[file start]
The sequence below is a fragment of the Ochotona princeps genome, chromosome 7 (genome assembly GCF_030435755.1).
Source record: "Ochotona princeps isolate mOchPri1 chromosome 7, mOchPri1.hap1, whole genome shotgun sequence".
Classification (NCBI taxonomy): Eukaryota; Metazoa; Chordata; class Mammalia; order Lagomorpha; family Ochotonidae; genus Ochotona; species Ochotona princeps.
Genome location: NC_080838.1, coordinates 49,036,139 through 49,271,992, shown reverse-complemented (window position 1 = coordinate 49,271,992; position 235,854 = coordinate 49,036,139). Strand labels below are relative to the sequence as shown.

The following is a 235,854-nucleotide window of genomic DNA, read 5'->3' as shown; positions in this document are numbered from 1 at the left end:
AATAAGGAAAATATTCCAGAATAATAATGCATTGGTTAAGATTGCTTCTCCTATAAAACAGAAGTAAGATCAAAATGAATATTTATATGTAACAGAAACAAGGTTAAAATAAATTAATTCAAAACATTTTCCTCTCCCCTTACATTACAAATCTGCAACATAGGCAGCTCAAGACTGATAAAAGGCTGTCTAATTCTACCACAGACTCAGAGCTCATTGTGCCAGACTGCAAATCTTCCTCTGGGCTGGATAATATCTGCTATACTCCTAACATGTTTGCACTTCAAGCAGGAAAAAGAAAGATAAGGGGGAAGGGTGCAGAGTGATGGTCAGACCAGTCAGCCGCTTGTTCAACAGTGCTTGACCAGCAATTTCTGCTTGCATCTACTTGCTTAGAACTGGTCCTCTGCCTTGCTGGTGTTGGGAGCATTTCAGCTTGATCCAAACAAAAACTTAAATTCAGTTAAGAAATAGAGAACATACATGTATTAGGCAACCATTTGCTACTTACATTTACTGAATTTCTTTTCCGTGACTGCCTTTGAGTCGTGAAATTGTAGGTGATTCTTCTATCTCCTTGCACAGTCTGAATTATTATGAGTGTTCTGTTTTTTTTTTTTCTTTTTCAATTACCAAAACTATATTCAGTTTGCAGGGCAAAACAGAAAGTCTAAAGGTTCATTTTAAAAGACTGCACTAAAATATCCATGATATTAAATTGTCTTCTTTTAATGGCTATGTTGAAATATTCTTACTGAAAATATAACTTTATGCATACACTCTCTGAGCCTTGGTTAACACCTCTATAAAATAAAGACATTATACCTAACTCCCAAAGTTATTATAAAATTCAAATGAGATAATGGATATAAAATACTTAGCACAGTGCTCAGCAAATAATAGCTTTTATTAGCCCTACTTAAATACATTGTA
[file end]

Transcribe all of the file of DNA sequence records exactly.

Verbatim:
The sequence below is a fragment of the Ochotona princeps genome, chromosome 7 (genome assembly GCF_030435755.1).
Source record: "Ochotona princeps isolate mOchPri1 chromosome 7, mOchPri1.hap1, whole genome shotgun sequence".
Classification (NCBI taxonomy): Eukaryota; Metazoa; Chordata; class Mammalia; order Lagomorpha; family Ochotonidae; genus Ochotona; species Ochotona princeps.
Genome location: NC_080838.1, coordinates 49,036,139 through 49,271,992, shown reverse-complemented (window position 1 = coordinate 49,271,992; position 235,854 = coordinate 49,036,139). Strand labels below are relative to the sequence as shown.

The following is a 235,854-nucleotide window of genomic DNA, read 5'->3' as shown; positions in this document are numbered from 1 at the left end:
AATAAGGAAAATATTCCAGAATAATAATGCATTGGTTAAGATTGCTTCTCCTATAAAACAGAAGTAAGATCAAAATGAATATTTATATGTAACAGAAACAAGGTTAAAATAAATTAATTCAAAACATTTTCCTCTCCCCTTACATTACAAATCTGCAACATAGGCAGCTCAAGACTGATAAAAGGCTGTCTAATTCTACCACAGACTCAGAGCTCATTGTGCCAGACTGCAAATCTTCCTCTGGGCTGGATAATATCTGCTATACTCCTAACATGTTTGCACTTCAAGCAGGAAAAAGAAAGATAAGGGGGAAGGGTGCAGAGTGATGGTCAGACCAGTCAGCCGCTTGTTCAACAGTGCTTGACCAGCAATTTCTGCTTGCATCTACTTGCTTAGAACTGGTCCTCTGCCTTGCTGGTGTTGGGAGCATTTCAGCTTGATCCAAACAAAAACTTAAATTCAGTTAAGAAATAGAGAACATACATGTATTAGGCAACCATTTGCTACTTACATTTACTGAATTTCTTTTCCGTGACTGCCTTTGAGTCGTGAAATTGTAGGTGATTCTTCTATCTCCTTGCACAGTCTGAATTATTATGAGTGTTCTGTTTTTTTTTTTTCTTTTTCAATTACCAAAACTATATTCAGTTTGCAGGGCAAAACAGAAAGTCTAAAGGTTCATTTTAAAAGACTGCACTAAAATATCCATGATATTAAATTGTCTTCTTTTAATGGCTATGTTGAAATATTCTTACTGAAAATATAACTTTATGCATACACTCTCTGAGCCTTGGTTAACACCTCTATAAAATAAAGACATTATACCTAACTCCCAAAGTTATTATAAAATTCAAATGAGATAATGGATATAAAATACTTAGCACAGTGCTCAGCAAATAATAGCTTTTATTAGCCCTACTTAAATACATTGTA